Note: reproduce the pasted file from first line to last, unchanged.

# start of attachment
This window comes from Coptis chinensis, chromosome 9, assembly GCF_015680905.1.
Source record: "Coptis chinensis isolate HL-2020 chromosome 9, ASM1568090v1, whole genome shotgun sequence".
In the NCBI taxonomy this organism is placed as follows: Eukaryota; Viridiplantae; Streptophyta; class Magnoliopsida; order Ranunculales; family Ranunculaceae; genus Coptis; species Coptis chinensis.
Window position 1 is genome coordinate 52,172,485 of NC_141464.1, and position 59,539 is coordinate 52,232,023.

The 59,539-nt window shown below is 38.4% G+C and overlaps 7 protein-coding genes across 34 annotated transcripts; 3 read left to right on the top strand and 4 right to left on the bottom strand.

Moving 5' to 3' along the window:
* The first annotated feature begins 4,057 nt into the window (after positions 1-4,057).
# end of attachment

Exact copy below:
This window comes from Coptis chinensis, chromosome 9, assembly GCF_015680905.1.
Source record: "Coptis chinensis isolate HL-2020 chromosome 9, ASM1568090v1, whole genome shotgun sequence".
In the NCBI taxonomy this organism is placed as follows: Eukaryota; Viridiplantae; Streptophyta; class Magnoliopsida; order Ranunculales; family Ranunculaceae; genus Coptis; species Coptis chinensis.
Window position 1 is genome coordinate 52,172,485 of NC_141464.1, and position 59,539 is coordinate 52,232,023.

The 59,539-nt window shown below is 38.4% G+C and overlaps 7 protein-coding genes across 34 annotated transcripts; 3 read left to right on the top strand and 4 right to left on the bottom strand.

Moving 5' to 3' along the window:
* The first annotated feature begins 4,057 nt into the window (after positions 1-4,057).